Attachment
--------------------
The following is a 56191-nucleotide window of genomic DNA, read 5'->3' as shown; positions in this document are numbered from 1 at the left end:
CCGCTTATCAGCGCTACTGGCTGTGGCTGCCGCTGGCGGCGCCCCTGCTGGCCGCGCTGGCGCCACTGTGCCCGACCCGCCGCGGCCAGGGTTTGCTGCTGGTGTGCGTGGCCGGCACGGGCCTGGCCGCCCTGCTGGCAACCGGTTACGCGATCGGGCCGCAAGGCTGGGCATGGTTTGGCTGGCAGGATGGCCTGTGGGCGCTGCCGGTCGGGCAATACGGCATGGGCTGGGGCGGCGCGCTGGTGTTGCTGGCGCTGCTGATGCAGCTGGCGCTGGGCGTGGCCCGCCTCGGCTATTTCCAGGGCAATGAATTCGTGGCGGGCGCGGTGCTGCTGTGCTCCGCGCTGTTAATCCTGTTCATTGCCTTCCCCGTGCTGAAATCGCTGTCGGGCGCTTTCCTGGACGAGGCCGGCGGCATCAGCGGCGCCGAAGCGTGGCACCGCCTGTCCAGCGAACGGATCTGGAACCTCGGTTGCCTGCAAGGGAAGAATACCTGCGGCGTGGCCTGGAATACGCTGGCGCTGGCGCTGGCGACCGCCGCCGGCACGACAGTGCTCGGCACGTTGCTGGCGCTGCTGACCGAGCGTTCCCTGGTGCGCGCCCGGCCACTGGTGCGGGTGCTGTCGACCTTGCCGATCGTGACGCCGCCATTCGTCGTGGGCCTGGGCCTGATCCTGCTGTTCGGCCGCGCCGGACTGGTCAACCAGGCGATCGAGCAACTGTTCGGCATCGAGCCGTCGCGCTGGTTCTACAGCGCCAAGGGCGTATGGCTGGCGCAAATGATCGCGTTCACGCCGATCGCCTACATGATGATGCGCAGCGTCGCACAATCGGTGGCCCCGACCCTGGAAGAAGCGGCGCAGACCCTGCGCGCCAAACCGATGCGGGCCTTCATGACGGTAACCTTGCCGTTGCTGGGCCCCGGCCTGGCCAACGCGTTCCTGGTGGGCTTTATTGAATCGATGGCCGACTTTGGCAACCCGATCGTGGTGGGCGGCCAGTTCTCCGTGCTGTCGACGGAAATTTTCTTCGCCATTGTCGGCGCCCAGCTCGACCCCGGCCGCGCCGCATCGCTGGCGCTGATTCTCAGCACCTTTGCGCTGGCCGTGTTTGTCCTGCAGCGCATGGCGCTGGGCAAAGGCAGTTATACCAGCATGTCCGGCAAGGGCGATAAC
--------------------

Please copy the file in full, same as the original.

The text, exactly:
The following is a 56191-nucleotide window of genomic DNA, read 5'->3' as shown; positions in this document are numbered from 1 at the left end:
CCGCTTATCAGCGCTACTGGCTGTGGCTGCCGCTGGCGGCGCCCCTGCTGGCCGCGCTGGCGCCACTGTGCCCGACCCGCCGCGGCCAGGGTTTGCTGCTGGTGTGCGTGGCCGGCACGGGCCTGGCCGCCCTGCTGGCAACCGGTTACGCGATCGGGCCGCAAGGCTGGGCATGGTTTGGCTGGCAGGATGGCCTGTGGGCGCTGCCGGTCGGGCAATACGGCATGGGCTGGGGCGGCGCGCTGGTGTTGCTGGCGCTGCTGATGCAGCTGGCGCTGGGCGTGGCCCGCCTCGGCTATTTCCAGGGCAATGAATTCGTGGCGGGCGCGGTGCTGCTGTGCTCCGCGCTGTTAATCCTGTTCATTGCCTTCCCCGTGCTGAAATCGCTGTCGGGCGCTTTCCTGGACGAGGCCGGCGGCATCAGCGGCGCCGAAGCGTGGCACCGCCTGTCCAGCGAACGGATCTGGAACCTCGGTTGCCTGCAAGGGAAGAATACCTGCGGCGTGGCCTGGAATACGCTGGCGCTGGCGCTGGCGACCGCCGCCGGCACGACAGTGCTCGGCACGTTGCTGGCGCTGCTGACCGAGCGTTCCCTGGTGCGCGCCCGGCCACTGGTGCGGGTGCTGTCGACCTTGCCGATCGTGACGCCGCCATTCGTCGTGGGCCTGGGCCTGATCCTGCTGTTCGGCCGCGCCGGACTGGTCAACCAGGCGATCGAGCAACTGTTCGGCATCGAGCCGTCGCGCTGGTTCTACAGCGCCAAGGGCGTATGGCTGGCGCAAATGATCGCGTTCACGCCGATCGCCTACATGATGATGCGCAGCGTCGCACAATCGGTGGCCCCGACCCTGGAAGAAGCGGCGCAGACCCTGCGCGCCAAACCGATGCGGGCCTTCATGACGGTAACCTTGCCGTTGCTGGGCCCCGGCCTGGCCAACGCGTTCCTGGTGGGCTTTATTGAATCGATGGCCGACTTTGGCAACCCGATCGTGGTGGGCGGCCAGTTCTCCGTGCTGTCGACGGAAATTTTCTTCGCCATTGTCGGCGCCCAGCTCGACCCCGGCCGCGCCGCATCGCTGGCGCTGATTCTCAGCACCTTTGCGCTGGCCGTGTTTGTCCTGCAGCGCATGGCGCTGGGCAAAGGCAGTTATACCAGCATGTCCGGCAAGGGCGATAAC